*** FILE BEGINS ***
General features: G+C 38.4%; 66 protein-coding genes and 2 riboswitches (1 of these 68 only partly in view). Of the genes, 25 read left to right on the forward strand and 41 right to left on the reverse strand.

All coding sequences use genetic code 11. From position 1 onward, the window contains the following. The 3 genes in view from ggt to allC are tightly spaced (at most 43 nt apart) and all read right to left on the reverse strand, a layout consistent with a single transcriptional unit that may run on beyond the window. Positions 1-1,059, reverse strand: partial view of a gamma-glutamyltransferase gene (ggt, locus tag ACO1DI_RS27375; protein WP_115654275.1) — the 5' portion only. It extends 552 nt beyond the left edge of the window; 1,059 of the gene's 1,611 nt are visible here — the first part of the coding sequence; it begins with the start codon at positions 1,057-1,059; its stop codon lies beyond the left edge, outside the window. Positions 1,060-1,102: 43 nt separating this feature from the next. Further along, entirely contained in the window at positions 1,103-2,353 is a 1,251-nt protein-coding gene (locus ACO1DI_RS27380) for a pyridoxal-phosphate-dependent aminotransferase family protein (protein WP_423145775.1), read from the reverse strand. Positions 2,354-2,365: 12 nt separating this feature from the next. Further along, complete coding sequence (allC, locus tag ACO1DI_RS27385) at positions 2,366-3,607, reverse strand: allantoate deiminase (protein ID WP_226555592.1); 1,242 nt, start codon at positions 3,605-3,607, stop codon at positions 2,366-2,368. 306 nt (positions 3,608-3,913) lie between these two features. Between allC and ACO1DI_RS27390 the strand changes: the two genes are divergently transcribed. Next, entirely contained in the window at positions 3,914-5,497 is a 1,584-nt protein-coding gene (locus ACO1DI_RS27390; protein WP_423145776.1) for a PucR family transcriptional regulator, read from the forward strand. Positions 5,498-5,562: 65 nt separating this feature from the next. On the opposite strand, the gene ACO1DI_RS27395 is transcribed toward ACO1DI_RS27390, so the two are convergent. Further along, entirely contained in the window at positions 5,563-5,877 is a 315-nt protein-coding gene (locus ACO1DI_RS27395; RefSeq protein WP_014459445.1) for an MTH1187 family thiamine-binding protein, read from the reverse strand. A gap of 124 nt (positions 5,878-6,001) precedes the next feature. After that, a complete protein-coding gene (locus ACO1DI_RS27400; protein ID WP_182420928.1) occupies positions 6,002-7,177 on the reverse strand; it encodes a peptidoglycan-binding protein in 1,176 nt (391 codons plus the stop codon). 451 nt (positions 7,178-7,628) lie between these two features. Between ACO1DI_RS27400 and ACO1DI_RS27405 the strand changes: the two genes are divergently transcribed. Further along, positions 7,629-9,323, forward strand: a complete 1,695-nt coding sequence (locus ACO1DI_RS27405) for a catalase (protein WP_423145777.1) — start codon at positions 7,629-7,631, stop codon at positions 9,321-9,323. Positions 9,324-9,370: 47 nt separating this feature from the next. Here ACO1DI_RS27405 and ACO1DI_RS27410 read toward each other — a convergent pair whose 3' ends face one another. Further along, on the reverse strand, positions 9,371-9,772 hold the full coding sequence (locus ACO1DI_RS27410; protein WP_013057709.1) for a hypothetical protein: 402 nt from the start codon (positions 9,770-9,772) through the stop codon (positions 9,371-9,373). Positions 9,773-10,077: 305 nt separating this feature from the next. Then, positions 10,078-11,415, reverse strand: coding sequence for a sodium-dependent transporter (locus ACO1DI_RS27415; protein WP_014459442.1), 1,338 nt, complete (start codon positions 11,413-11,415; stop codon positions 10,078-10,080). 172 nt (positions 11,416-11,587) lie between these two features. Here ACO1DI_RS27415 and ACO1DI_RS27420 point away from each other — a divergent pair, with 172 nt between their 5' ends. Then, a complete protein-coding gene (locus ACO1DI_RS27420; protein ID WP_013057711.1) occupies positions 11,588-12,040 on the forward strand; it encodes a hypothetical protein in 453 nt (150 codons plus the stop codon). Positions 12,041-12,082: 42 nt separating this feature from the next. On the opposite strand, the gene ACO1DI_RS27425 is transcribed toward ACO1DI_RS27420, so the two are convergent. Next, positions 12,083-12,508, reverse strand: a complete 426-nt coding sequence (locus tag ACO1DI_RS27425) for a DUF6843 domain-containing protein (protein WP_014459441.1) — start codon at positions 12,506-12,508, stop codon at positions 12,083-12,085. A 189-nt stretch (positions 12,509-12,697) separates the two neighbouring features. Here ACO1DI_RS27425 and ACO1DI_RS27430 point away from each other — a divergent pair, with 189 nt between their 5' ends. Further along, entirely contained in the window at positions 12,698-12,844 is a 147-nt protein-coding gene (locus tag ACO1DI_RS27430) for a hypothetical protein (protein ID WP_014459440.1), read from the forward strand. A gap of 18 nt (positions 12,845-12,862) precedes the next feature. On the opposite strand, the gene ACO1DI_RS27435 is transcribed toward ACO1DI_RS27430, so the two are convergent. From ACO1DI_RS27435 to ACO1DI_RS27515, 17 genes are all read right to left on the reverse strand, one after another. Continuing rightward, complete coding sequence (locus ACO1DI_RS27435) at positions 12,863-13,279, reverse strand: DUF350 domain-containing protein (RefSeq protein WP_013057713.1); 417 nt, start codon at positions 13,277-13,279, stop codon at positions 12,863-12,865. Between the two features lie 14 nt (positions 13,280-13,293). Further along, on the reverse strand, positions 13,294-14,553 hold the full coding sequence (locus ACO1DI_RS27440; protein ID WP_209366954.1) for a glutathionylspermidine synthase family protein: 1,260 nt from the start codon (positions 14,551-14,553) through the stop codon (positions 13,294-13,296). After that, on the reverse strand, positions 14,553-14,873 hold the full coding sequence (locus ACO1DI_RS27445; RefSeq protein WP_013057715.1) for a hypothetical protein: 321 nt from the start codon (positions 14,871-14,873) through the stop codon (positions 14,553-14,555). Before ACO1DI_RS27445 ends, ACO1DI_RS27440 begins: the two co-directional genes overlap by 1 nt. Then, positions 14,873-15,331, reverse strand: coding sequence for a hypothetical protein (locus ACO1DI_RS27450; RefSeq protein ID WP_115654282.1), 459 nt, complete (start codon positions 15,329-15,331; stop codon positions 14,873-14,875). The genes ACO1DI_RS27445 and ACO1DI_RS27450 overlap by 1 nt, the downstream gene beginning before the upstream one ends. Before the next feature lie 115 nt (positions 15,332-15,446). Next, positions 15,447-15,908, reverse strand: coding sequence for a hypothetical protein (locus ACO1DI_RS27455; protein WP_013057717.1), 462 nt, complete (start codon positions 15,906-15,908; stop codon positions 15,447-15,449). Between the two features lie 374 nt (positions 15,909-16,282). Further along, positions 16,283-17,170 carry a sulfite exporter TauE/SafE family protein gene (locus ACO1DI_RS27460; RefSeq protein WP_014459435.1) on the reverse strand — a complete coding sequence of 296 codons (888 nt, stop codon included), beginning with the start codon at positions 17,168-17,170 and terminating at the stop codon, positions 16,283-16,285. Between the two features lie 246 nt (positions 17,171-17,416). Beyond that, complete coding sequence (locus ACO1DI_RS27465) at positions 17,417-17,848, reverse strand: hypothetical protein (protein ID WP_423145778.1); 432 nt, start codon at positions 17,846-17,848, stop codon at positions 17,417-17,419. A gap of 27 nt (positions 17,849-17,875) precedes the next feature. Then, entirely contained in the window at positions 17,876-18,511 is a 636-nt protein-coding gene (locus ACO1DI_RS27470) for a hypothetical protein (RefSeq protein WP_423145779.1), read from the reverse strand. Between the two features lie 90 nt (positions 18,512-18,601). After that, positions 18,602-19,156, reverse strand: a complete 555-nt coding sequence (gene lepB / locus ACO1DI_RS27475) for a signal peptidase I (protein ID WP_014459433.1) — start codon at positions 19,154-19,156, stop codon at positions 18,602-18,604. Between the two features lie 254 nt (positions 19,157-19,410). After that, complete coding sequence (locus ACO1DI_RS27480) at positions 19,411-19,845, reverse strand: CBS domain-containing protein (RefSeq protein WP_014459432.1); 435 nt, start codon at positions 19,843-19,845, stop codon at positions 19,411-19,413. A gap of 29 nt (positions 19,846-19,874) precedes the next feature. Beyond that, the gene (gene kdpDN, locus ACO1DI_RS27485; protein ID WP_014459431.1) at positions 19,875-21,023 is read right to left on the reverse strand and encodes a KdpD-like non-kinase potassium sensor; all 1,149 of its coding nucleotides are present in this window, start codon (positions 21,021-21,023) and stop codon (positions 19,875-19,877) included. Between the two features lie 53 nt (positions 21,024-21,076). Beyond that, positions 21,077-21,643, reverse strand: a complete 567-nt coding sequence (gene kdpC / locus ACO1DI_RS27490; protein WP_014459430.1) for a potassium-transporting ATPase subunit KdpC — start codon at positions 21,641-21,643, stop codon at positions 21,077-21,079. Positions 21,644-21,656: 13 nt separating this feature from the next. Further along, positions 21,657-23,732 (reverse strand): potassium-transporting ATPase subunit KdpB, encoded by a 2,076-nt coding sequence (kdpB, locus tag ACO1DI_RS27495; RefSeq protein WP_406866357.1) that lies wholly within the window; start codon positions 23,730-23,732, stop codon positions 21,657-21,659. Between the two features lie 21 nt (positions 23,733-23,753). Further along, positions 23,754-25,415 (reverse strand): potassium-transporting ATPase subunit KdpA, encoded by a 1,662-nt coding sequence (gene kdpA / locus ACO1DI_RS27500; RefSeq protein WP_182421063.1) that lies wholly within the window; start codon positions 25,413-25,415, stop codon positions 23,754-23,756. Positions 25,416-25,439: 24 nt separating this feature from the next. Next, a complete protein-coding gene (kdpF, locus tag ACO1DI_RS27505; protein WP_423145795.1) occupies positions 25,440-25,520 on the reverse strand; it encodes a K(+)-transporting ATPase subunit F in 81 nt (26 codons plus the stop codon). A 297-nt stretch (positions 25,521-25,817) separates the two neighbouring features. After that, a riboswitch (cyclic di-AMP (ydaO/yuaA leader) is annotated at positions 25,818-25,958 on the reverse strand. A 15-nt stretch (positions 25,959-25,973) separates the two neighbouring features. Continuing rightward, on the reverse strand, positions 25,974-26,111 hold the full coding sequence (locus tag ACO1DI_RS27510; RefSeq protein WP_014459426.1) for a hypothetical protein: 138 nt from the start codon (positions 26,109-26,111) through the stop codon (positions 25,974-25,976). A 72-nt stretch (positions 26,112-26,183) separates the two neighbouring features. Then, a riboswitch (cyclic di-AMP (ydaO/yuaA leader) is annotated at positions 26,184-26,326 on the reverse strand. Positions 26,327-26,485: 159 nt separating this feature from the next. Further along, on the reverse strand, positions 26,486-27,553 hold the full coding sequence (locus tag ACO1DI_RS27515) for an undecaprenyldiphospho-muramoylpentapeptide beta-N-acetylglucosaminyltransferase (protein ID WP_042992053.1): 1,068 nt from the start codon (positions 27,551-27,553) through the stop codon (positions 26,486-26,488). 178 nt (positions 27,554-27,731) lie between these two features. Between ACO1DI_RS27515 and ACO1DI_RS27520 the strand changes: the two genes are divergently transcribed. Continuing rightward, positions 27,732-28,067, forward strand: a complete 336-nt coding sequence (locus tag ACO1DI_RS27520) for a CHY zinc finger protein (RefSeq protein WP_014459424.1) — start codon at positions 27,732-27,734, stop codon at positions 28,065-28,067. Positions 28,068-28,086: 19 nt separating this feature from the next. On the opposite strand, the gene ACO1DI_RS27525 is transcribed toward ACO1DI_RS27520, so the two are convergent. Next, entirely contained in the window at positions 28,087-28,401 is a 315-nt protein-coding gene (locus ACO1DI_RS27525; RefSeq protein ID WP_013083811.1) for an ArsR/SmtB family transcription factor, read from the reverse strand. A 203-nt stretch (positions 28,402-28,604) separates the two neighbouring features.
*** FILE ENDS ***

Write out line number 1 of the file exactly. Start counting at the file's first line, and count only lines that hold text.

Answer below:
General features: G+C 38.4%; 66 protein-coding genes and 2 riboswitches (1 of these 68 only partly in view). Of the genes, 25 read left to right on the forward strand and 41 right to left on the reverse strand.